Luxury tea trend threatens traditional tea culture
Updated: 2012-04-20 13:15
ZHENGZHOU - For centuries, tea has been considered one of the seven daily necessities of ordinary Chinese life, alongside rice, cooking oil, and cheap condiments like vinegar and soy sauce.
Nowadays, however, some tea is no longer a humble necessity, but an astronomically prized luxury good few can afford.
During promotion of this year's first batch of green tea, which usually hits the market in April, a Chinese company rolled out its top tea priced at 26,800 yuan ($4,253) per 100 grams.
The tea, named "Daqi," or "treasure" in Chinese, is a type of Xinyang Maojian, a renowned subcategory of green tea produced in Henan province. The tea comes in a cloisonne container with a jade lid and a sandalwood base.
While ordinary Xinyang Maojian sells at several hundred yuan per kilo, a three-gram cup of Daqi can cost 804 yuan, which, according to its producer, reflects the value of its rarity and "cultural flavor."
"Only a few kilos of Daqi tea are produced every year -- the tea only grows on a tiny patch of land, and our master-level selection and processing techniques have added to its value," said Huang Yixing, vice general manager of the tea's producer Henan Auspicious Cloud Tea Co Ltd.
Huang said the high-profile promotion could increase the fame of Xinyang Maojian, which is not as well-known as China's other famous teas.
"Compared with Anji White Tea, Pu'er, and Longjing, which have all fetched high prices, Xinyang Maojian has lagged behind. We hope our efforts can make consumers realize the tea's true value," Huang said.
China's tea market, which is now the largest in the world, has churned out a large number of luxury teas in recent months. In March, a high-end Longjing tea outvalued gold with an auction price of 180,000 yuan per 500 grams in east China's Zhejiang province.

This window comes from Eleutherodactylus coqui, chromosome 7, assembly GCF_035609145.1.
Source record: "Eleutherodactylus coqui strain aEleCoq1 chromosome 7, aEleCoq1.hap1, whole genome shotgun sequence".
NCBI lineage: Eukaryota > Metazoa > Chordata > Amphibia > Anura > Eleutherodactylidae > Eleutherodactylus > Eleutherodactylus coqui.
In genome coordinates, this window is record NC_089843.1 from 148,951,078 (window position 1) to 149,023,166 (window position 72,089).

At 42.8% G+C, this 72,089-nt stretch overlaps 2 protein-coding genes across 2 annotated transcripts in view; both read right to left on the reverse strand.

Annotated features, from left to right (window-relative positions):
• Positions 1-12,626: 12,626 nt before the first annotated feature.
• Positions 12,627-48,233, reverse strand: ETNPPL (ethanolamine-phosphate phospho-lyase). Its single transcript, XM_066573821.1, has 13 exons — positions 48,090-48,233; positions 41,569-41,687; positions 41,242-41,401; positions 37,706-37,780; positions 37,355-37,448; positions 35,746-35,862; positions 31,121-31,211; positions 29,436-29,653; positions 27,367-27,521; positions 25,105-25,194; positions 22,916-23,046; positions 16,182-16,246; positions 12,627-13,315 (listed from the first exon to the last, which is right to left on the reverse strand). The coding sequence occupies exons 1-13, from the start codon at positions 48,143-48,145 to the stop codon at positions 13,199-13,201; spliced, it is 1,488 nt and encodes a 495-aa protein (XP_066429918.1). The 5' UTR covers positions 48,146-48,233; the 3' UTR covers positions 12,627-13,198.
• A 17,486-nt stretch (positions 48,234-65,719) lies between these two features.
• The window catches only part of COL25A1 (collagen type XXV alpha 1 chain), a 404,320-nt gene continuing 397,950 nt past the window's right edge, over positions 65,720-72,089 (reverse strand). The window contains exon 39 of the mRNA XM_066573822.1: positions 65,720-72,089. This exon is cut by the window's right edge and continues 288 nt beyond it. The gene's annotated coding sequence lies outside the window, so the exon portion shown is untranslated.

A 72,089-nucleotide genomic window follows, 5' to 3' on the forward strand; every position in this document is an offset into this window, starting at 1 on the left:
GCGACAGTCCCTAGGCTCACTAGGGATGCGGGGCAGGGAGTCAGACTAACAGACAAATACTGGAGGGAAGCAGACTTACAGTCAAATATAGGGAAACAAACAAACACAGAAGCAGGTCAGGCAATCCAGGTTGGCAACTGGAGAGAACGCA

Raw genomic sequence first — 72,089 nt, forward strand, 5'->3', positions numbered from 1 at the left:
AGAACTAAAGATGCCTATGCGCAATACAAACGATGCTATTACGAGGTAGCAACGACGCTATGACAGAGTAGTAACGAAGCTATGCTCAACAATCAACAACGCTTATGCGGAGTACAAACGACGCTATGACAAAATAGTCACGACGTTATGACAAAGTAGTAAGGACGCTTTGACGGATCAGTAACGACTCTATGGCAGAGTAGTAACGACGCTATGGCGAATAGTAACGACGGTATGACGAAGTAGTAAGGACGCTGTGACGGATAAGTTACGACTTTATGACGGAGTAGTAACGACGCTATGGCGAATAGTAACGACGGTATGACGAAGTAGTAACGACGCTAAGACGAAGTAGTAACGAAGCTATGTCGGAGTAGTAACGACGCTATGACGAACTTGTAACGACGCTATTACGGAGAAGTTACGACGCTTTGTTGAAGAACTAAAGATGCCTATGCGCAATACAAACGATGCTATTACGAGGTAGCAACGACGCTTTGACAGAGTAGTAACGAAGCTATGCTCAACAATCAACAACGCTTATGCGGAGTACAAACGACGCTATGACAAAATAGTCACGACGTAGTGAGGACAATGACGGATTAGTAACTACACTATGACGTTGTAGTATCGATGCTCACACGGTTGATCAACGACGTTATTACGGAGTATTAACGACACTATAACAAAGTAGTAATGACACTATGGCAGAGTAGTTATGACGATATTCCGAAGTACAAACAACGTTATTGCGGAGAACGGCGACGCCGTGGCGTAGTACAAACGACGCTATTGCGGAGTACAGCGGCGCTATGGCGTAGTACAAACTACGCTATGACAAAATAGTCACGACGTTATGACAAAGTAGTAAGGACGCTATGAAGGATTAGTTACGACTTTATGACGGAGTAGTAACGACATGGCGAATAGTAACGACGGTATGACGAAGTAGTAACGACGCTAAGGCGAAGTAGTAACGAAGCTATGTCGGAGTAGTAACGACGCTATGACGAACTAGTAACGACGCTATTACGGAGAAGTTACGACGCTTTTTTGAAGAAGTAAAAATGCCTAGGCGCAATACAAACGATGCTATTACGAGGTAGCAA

In another eye-popping story, a Sichuan businessman introduced a new type of tea fertilized with panda dung. He is charging 20,000 yuan for 50 grams of the exotic tea, provoking public debate on his sensational bid to produce the world's highest priced tea.
Some entrepreneurs say they want to push the ancient brew into China's luxury market to compete with chronometers and red wines in appealing to the country's rising parvenu class.
"A watch can easily fetch 1 million yuan with its fine craftsmanship, and we want to show that tea also has this, as well as a profound cultural background," Huang said.
According to Wang Yong, head of the Henan Tea Association, the profit margin for luxury tea is unduly high, as its production cost is at most 3,000 yuan per 500 grams.
To make tea appear luxurious, companies tend to overpackage and overprice, contributing to a 10-percent rise in this spring's tea price in Zhengzhou, capital of Henan province, over the last year, Wang said.
The retail price surge, however, does not please Chinese tea farmers. Many have complained about a drop in purchase price due to a surplus after this year's bumper harvest as well as the exploitation of tea traders.
The bubble in the tea market has also left a bad taste among experts and the general public, many of whom identify the luxury tea trend with money worship, obsequiousness and corruption.
Zhang Jinbo, a professor at the Henan University of Economics and Law, said the competition among tea producers to set high prices reflects the broader social trend to measure things by price rather than by their inherent value.
The luxury trend in tea is also dangerous, because it might fuel a bubble and push up the price of consumer teas, Zhang said.
Although many companies are tapping into tea's cultural elements to command a higher price, Wang said such practices will actually threaten Chinese tea culture.
"In China, the main tea consumers are still middle- and lower-income earners, and the millennium-old culture of tea drinking should not become materialistic," Wang said.